New Dupuytren’s Contracture Treatments – A Discussion with Dr. J. Michael Bennett & Dr. Alan Rodgers
This is a summary of a segment of the Dr. Jay Show covering new Dupuytren’s Contracture treatments. The Dr. Jay Show was broadcast on AM 1560TheGame. Dr. J. Michael Bennett is a Board Certified Orthopedic Surgeon and a Fellowship Trained Sports Medicine Physician serving patients from Katy,Fort Bend County, Metro Houston and Southeast Texas from offices in Houston, near the Galleria and Sugar Land, TX. Call 281-633-8600 for an appointment. Our special guest for this show is Dr. Alan Rodgers, who is a hand specialist practicing in the Katy area.
Here’s the summary of the fourth portion of the Show:
Dr. J. Michael Bennett: And speaking of hand deformities, we talked about arthritis and there are other types of hand deformities out there that people can have, and one of them is actually something called a Dupuytren’s contracture , which is a condition where basically you form these scar bands in the palm that actually can pull your fingers down to where you can’t really lift your finger up anymore, and result in a patient not having a very functional hand. Now I know the old way of treating these Dupuytren’s contractures regarded a big release and a Z-plasty. There’s another way, a newer way, where they’re doing injections. Now just like anything else, with these new techniques there’s always issues with insurance companies, but tell us, Dr. Rodgers, a little bit about the injection in the hand itself and what your thoughts are on these contracture releases.
Dr. Alan Rodgers: I am happy to offer the procedure, it is called Xiaflex, (a prescription medication used to treat adults with Dupuytren’s contracture, according to the Xiaflex website) and it is FDA approved for injection. Any time you can feel what’s called a cord, and you’ll know if you have this, any time you look at your palm and you see a band of firm tissue that prevents you from opening your fingers fully, that is what can be treated. And it is a great procedure because it can actually be used before surgery is really indicated. We really don’t like to do surgery on these until it’s affecting the fingers so much that you can’t put the hand flat on a table, have a hard time putting your fingers in a pocket, or you have a hard time shaking hands; in other words it’s really deforming the finger.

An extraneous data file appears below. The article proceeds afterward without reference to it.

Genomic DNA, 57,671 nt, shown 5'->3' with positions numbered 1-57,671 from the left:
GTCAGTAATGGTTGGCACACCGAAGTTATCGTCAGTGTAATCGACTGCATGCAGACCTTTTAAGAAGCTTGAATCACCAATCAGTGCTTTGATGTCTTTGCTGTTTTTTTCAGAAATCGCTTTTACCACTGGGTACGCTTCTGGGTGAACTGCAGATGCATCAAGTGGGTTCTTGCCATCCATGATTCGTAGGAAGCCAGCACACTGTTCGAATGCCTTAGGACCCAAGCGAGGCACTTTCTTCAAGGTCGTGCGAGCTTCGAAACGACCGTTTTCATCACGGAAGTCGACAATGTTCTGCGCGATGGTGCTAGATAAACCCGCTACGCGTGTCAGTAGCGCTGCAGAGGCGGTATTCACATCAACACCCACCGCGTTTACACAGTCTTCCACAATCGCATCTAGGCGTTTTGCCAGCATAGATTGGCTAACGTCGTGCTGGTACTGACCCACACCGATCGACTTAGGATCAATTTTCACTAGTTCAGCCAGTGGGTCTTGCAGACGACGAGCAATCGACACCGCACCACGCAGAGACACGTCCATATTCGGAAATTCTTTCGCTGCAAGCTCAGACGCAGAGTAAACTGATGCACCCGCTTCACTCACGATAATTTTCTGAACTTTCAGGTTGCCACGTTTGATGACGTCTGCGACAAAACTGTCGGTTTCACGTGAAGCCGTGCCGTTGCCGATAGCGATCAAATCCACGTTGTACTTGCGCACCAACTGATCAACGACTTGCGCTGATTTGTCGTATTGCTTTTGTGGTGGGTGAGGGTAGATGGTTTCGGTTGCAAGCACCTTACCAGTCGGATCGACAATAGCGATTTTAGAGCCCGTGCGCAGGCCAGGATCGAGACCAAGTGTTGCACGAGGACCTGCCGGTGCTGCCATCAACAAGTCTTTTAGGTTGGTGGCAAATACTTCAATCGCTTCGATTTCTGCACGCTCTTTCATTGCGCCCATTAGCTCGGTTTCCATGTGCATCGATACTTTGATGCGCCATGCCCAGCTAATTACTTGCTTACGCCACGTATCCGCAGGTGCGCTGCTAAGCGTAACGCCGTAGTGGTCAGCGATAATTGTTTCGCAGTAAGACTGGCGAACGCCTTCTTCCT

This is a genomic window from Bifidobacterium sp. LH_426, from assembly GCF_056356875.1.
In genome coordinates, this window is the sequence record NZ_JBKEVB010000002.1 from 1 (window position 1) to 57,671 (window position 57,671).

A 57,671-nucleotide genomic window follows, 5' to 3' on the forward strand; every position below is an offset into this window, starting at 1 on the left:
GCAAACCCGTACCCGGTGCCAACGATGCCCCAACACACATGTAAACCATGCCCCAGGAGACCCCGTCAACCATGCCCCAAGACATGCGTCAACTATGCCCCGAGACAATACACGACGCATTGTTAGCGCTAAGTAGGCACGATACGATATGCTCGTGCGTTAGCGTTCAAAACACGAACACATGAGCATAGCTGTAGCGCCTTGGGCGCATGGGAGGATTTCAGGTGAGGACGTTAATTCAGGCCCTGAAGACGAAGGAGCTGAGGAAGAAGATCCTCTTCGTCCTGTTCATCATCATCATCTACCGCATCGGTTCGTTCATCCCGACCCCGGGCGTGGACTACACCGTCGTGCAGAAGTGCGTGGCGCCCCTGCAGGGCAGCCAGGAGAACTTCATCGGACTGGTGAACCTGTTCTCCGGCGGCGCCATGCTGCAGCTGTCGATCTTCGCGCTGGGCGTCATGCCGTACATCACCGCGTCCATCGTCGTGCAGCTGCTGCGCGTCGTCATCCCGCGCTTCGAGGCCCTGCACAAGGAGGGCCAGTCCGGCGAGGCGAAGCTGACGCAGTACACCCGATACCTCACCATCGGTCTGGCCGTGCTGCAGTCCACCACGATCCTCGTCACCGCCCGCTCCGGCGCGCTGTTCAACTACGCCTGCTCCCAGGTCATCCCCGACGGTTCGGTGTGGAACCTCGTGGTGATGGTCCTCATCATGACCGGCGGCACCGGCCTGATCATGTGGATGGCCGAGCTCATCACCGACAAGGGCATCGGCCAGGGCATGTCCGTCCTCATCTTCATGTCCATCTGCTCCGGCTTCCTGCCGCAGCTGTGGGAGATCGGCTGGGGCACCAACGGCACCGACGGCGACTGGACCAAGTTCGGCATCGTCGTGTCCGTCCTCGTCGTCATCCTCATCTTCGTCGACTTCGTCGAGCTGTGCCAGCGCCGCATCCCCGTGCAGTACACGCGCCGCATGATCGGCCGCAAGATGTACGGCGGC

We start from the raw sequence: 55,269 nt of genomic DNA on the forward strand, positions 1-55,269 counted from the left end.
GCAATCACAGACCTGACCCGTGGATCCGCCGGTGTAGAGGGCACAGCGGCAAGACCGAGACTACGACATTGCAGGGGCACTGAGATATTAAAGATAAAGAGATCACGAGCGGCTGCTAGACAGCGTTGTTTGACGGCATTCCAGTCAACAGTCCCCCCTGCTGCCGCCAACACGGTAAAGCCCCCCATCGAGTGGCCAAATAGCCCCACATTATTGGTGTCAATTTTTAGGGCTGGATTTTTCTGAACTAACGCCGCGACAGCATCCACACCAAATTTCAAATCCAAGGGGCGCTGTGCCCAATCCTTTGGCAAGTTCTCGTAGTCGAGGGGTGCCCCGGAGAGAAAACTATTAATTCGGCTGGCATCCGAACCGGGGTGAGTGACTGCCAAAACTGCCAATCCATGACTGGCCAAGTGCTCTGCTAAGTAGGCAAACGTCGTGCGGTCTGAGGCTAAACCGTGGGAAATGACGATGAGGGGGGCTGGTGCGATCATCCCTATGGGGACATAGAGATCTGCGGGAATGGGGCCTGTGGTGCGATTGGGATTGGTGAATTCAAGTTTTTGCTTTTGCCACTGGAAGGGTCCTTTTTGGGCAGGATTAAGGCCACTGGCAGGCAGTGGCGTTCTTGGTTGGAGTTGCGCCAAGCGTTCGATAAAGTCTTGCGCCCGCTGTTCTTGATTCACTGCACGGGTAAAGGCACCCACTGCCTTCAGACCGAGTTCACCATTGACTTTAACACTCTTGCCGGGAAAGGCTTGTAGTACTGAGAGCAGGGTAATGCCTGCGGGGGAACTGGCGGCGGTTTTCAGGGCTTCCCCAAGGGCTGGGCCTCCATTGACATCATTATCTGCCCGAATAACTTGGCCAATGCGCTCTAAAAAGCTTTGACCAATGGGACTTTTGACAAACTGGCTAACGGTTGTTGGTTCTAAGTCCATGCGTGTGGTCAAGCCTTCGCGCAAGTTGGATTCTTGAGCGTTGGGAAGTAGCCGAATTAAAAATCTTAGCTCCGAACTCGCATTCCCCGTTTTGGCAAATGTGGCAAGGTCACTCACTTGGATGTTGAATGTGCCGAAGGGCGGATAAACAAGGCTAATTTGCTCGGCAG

The injection’s actually approved for when you first start noticing the firmness – it’s called palmer fascia, or scar tissue, as people refer to it – but you have to not be in too big a rush on this because we have to submit everything to the insurance company and wait for them to approve it. And I guess to their defense the medication is expensive, it’s new, of course it is a proprietary medication – there is no generic equivalent, yet – but patients we have done have been very happy with it. They don’t have to go to surgery, there’s no anesthesia risks, but it’s not just a simple injection and you’re done. It is a two-day process, we inject the first day, the hand does swell, oftentimes bruises, pain people report is medium, mild to medium, and I do prescribe pain medication for that. The next day we manipulate the hand, and under a little local anesthetic, right there in the office, we break the band and then you heal. And it has longevity results equivalent to surgery. We don’t do splinting; you’re actually in a soft dressing right after surgery. On severe cases, I will send them to physical therapy to have a night splint fabricated to have them keep their fingers in extension for at least the first few months after we arrange and break the cord.
Our office is part of the highly-regarded Fondren Orthopedic Group and we refer complex wrist and hand injuries to hand specialists at Fondren for treatment. The Fondren hand surgeons are board certified and have added qualifications in hand surgery.
Dr. J. Michael Bennett treats certain wrist and hand injuries including carpal tunnel syndrome, distal radius fractures (broken wrist), trigger finger and metacarpal fractures of the hand. He specializes in using the endoscopic approach to carpal tunnel syndrome, when appropriate for the patient, which means that the carpal tunnel surgery consists of two small incisions instead of a longer incision across the middle of the palm of the hand. For treatment of these hand and wrist injuries, please call our office for an appointment in Sugar Land at 281-633-8600 and in Houston at 713-234-3152.